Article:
Cattle, mining or fire? The historical causes of recent contractions of open forest in the wet tropics of Queensland through invasion by rainforest

Hill, Rosemary, Smyth, Dermot, Shipton, Harry, and Fischer, Peter (2001) Cattle, mining or fire? The historical causes of recent contractions of open forest in the wet tropics of Queensland through invasion by rainforest. Pacific Conservation Biology, 7 (3). pp. 185-194.

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Changes to Aboriginal fire regimes since European occupation are thought to have affected the range and demographic structure of many vegetation communities. This study shows a contraction by 49% of the area of fireprone open forest through rainforest invasion between 1945 and 1991-94 in the northern wet tropics of Queensland, Australia. Relative Growth Rates (RGR) for open forest areas varied from -0.112 to -0.005. Collaborative historical research with the Aboriginal traditional owners, the Kuku-Yalanji people, investigated possible linkages with alterations to their fire practices. A multiplicity of human impacts is associated with the measured vegetation change, including clearing for agriculture and mining, logging for timber and firewood, and the introduction of cattle and horses. Some rainforest expansion since 1945 represents a recovery following clearing from earlier mining operations.

Contraction of open forest through rainforest invasion was most rapid (RGR = -0.124) where there was a continuation of Aboriginal fire management with cattle grazing. The contraction of open forest was nine times slower in an ungrazed area (RGR = -0.005) than in a nearby area grazed by horses (RGR = -0.045). Aboriginal fire regimes may act synergistically with cattle or horse grazing to accelerate the invasion of rainforest into open forest. Management prescriptions currently focus on active fire management to prevent further open forest contraction. However, fire management may have unexpected outcomes when rainforest - open forest dynamics are complicated by recent historical factors such as cattle grazing, logging, and tin mining, and possible synergies between these factors and fire regimes. Managers need to understand the histories of particular sites when formulating plans, and monitor the consequences of their actions to enable an adaptive approach.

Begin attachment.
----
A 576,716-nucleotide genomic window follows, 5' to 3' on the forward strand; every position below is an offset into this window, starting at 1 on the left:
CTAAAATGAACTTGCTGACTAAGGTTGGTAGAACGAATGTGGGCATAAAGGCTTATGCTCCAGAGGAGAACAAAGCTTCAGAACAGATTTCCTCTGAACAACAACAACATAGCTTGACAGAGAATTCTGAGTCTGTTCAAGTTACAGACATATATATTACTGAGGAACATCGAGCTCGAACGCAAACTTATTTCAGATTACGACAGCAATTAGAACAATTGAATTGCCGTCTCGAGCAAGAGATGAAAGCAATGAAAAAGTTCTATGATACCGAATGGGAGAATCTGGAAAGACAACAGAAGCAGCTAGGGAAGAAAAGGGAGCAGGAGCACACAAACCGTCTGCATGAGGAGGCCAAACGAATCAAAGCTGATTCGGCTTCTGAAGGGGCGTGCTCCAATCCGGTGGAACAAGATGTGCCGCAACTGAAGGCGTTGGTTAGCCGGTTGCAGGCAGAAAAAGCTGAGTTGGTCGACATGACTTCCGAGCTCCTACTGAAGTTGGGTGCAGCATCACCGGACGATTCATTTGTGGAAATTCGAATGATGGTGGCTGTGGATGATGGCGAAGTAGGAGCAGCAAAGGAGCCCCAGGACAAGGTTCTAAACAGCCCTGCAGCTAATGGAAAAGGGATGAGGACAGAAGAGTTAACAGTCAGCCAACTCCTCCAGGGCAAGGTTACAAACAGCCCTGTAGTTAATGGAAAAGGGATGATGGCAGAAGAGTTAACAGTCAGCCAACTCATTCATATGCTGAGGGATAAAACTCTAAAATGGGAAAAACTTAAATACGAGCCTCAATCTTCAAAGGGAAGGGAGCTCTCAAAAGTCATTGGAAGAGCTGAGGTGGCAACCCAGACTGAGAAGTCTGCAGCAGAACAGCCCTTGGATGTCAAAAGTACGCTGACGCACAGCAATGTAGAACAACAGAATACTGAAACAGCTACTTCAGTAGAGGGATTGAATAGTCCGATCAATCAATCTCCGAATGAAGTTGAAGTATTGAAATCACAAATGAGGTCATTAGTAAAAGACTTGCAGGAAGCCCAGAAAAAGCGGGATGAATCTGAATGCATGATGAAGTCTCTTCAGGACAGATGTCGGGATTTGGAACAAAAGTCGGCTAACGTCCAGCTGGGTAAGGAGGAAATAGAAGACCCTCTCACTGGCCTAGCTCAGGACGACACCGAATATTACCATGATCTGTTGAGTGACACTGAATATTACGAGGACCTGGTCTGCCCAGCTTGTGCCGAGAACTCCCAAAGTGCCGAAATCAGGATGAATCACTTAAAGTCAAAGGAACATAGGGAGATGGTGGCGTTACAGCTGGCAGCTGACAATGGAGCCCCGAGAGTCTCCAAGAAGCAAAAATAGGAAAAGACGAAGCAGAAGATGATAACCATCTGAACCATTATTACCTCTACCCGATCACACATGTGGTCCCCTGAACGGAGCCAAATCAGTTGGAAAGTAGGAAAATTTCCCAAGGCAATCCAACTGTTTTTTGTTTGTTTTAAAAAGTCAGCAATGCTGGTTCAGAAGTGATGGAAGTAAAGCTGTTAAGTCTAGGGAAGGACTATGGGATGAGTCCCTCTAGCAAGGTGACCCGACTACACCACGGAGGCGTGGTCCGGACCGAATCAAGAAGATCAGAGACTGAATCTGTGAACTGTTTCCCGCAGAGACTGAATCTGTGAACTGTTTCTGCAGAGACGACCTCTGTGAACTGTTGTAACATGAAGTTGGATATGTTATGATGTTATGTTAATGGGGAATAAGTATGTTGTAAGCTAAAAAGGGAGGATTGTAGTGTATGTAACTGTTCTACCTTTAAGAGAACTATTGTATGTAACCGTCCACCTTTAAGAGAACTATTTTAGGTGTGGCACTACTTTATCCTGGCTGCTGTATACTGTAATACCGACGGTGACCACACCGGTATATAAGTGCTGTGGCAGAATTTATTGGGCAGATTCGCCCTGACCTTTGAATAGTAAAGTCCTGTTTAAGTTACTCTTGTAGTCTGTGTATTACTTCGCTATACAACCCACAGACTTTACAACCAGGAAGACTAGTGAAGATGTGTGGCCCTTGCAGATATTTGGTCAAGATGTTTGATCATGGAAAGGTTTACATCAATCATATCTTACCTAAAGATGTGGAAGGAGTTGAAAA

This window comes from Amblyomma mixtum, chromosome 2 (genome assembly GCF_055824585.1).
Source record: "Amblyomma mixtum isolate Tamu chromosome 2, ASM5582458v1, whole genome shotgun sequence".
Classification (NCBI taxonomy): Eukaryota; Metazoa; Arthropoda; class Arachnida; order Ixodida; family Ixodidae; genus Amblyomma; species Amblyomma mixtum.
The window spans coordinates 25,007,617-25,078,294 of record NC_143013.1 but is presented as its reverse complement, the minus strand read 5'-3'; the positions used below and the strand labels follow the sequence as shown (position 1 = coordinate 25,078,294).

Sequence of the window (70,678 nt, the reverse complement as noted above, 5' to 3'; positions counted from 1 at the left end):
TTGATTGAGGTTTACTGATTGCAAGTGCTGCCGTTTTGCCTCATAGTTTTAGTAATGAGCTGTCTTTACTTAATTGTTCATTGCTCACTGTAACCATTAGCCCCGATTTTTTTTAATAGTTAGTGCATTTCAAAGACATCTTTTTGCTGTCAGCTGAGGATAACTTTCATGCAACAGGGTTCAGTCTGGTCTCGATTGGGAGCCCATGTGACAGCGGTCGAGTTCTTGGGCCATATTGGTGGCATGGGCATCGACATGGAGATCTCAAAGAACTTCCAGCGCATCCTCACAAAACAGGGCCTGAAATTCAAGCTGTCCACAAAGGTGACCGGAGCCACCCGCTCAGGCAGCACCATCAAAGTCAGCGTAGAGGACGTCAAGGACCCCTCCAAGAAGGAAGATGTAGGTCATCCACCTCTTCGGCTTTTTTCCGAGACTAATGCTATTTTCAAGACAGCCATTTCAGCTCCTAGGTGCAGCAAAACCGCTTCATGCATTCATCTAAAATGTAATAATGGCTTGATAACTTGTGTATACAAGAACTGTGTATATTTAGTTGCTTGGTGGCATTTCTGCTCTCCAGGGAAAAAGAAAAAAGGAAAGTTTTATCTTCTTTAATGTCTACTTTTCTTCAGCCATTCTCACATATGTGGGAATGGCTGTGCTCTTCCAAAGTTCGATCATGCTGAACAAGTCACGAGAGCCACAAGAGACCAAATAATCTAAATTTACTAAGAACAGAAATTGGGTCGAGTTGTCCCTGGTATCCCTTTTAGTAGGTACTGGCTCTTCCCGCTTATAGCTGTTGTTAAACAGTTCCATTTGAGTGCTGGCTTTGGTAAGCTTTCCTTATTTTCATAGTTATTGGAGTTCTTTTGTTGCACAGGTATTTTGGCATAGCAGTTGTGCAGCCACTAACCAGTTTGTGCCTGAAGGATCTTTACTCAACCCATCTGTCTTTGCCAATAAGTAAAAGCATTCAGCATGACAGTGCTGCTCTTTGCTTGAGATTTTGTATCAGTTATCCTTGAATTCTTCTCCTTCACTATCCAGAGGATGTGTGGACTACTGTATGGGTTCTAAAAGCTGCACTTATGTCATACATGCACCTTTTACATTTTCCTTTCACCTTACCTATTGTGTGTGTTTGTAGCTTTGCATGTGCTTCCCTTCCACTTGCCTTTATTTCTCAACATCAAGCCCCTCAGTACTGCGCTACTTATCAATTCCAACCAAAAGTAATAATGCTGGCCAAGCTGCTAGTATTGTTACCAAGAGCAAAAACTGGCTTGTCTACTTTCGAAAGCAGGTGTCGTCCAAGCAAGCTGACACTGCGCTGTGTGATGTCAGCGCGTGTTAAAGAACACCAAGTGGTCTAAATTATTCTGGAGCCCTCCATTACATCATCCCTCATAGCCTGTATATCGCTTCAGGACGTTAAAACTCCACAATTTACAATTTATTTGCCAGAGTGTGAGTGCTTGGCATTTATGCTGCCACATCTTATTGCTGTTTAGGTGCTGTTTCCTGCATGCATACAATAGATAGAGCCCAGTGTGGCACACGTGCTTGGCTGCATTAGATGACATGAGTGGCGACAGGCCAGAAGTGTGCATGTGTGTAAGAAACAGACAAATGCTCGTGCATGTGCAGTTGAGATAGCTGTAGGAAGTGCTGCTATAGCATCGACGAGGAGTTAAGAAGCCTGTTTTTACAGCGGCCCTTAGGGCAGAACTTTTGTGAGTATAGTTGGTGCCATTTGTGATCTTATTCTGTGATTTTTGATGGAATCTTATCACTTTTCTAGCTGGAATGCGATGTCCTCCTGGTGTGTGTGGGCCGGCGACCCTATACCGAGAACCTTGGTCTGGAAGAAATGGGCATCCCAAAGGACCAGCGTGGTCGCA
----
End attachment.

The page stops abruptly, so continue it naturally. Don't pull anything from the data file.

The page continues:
Item ID: 13363
Item Type: Article (Research - C1)
ISSN: 1038-2097
Keywords: Aborigines; ecological history; fire regimes; grazing; human impacts; Kuku-Yalanji; mining; open forest; vegetation change
Date Deposited: 13 Dec 2011 03:47
FoR Codes: 07 AGRICULTURAL AND VETERINARY SCIENCES > 0705 Forestry Sciences > 070504 Forestry Management and Environment @ 100%
SEO Codes: 96 ENVIRONMENT > 9605 Ecosystem Assessment and Management > 960506 Ecosystem Assessment and Management of Fresh, Ground and Surface Water Environments @ 100%
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